One of our early-marriage cheap dates was to go to Kinko's and make covers for our homemade VHS tapes. (Doesn't that just scream "hip" and "cool"?) We would copy photos from magazine and newspaper clippings to create custom case liners, and we had fun giving our favorite shows and movies boxes that looked a little nicer than the striped Panasonic or Memorex cardboard covers. Long before the series was on DVD, I had my own set of analog-quality, commercial-filled recordings of most of the episodes.
|Season 1 T-shirt from the alt.tv.friends group
And thus, my first case of obsessive internet fandom was born. It was fun to go on and on (and on and on) about each episode, repeating favorite lines, critiquing plot points that fell flat, and taking sides (but weren't we all Team Rachel?). Every day (until I finally broke down and switched to Digest mode), my inbox would fill with messages about my favorite show. I remember fans sharing when and where they first heard the extended Friends theme hit their local radio airwaves. I also remember going to our newsgroup to share shock and sadness the afternoon of the OKC bombing.
As the show took off, our numbers and discussion threads grew. Season 1 ended, but our speculation and anticipation did not. When "Phoebe" opened season 2 with a recap and a "So, how've you been?" it felt like she was winking at us, offering us a spot on the couch, giving a little acknowledgement that we were all part of this new community, this cultural phenomenon.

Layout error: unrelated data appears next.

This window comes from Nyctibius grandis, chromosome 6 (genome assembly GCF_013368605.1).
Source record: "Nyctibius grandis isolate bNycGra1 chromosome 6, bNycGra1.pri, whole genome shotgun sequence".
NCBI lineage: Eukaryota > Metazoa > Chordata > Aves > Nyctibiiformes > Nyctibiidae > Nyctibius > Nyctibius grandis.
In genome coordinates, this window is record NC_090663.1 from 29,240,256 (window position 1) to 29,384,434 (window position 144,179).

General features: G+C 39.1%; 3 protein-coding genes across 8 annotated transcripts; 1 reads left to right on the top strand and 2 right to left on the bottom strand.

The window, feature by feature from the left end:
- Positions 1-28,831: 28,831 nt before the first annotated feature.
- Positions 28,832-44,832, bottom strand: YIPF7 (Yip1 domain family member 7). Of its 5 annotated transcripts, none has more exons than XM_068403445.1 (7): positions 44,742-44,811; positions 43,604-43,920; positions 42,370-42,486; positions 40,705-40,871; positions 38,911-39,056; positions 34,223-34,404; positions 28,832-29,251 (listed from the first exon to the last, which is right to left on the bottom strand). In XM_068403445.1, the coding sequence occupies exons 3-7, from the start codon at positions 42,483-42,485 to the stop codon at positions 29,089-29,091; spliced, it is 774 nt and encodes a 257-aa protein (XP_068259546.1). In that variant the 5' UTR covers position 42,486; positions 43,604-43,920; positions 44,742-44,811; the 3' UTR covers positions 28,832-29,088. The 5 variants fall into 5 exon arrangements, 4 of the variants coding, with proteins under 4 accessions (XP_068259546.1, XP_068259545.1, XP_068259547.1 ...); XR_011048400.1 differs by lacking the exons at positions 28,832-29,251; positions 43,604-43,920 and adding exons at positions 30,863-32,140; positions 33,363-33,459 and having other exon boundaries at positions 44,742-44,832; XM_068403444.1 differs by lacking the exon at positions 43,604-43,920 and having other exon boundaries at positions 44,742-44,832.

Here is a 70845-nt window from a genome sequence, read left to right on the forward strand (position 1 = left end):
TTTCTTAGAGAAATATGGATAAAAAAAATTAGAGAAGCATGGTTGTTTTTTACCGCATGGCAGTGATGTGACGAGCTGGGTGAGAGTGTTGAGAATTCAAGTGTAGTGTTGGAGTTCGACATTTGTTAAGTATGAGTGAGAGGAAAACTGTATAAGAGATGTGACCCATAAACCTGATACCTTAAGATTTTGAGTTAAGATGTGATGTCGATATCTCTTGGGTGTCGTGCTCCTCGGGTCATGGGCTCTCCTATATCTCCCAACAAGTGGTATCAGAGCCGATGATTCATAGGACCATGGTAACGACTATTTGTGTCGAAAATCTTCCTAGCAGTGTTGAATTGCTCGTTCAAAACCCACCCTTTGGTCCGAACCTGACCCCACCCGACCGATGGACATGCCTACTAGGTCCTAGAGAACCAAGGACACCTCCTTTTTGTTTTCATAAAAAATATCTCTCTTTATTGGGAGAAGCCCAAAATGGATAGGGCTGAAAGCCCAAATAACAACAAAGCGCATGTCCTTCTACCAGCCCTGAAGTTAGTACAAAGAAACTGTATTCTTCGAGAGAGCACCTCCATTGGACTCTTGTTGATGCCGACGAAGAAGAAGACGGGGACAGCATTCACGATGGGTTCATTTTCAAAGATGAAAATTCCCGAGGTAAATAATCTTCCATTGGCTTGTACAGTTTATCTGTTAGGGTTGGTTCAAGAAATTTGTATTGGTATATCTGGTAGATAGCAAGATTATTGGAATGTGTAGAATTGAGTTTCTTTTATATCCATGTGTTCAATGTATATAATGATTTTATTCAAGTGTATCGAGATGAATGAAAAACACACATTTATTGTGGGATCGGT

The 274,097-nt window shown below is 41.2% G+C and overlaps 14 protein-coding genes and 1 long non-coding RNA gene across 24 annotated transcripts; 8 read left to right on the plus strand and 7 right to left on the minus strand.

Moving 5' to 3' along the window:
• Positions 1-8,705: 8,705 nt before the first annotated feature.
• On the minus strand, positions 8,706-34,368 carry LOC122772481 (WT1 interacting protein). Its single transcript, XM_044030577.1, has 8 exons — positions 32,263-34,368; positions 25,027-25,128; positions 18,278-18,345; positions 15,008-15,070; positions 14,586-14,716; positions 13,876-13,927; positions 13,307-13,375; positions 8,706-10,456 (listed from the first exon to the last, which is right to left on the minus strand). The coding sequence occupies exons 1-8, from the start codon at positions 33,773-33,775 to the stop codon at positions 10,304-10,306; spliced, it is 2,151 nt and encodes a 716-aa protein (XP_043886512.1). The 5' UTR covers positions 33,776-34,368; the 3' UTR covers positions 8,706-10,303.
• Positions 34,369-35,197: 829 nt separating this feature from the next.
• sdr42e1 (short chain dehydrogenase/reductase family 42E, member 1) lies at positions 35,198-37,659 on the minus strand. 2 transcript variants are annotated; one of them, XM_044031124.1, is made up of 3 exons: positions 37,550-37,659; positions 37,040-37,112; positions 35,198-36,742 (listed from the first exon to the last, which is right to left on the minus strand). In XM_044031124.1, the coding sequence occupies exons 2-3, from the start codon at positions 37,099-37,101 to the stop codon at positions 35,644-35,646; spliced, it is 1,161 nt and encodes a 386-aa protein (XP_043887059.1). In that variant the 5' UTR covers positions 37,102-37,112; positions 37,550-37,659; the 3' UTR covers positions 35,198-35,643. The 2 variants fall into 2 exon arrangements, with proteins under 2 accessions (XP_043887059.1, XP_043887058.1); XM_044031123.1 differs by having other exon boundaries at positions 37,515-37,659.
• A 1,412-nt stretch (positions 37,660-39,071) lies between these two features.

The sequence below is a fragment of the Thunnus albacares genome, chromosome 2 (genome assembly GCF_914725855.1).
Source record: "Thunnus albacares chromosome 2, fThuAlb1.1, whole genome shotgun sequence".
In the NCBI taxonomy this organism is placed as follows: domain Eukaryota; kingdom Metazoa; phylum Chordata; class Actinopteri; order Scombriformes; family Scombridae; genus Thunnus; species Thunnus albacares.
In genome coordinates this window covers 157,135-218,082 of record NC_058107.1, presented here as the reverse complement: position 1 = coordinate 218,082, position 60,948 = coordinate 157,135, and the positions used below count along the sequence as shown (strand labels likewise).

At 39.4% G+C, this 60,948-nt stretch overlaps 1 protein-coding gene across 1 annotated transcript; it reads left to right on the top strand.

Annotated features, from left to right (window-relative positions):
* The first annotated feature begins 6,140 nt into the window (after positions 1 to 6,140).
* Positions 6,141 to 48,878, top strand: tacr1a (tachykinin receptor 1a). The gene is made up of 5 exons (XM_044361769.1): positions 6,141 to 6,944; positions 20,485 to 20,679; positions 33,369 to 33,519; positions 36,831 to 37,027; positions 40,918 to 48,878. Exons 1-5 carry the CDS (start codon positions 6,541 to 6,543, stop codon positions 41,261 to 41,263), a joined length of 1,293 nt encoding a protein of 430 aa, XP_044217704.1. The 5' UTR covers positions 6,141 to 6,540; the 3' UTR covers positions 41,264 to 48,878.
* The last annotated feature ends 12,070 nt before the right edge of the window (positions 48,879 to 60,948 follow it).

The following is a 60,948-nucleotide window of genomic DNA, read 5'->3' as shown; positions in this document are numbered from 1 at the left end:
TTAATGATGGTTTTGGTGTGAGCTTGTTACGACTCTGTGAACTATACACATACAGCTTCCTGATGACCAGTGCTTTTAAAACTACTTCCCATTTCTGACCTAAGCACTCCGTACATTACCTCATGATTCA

Now that we're marking the 25th anniversary of the premiere, plenty of folks have been revisiting the show, complaining that it's overrated, that it's far inferior to sitcoms that had better acting or were more groundbreaking. Others have pointed out punchlines and plots that would never fly today. I can see their point: some episodes can be cringe-y or downright offensive in 2019, and popularity does not equal quality. In spite of its faults, however, Friends will always be one of my favorites. Seeing one of those old episodes takes me back--not just to those early days of our marriage, but to the days of my young adulthood, when I was trying to find my own way in the world away from my family and wound up finding my way to a family of friends.
When the series ended in 2004, we had seen the Friends marry, divorce, have kids, change jobs, and move. In that 10-year span, Brett and I had bought a house, had two children, faced financial, marital, and health challenges, and discovered unimaginable joys. By the time the six left their keys on that counter, we, too, were far past that young adulthood the series celebrated. But for a quick hit of nostalgia, that show "will be there for me, too"!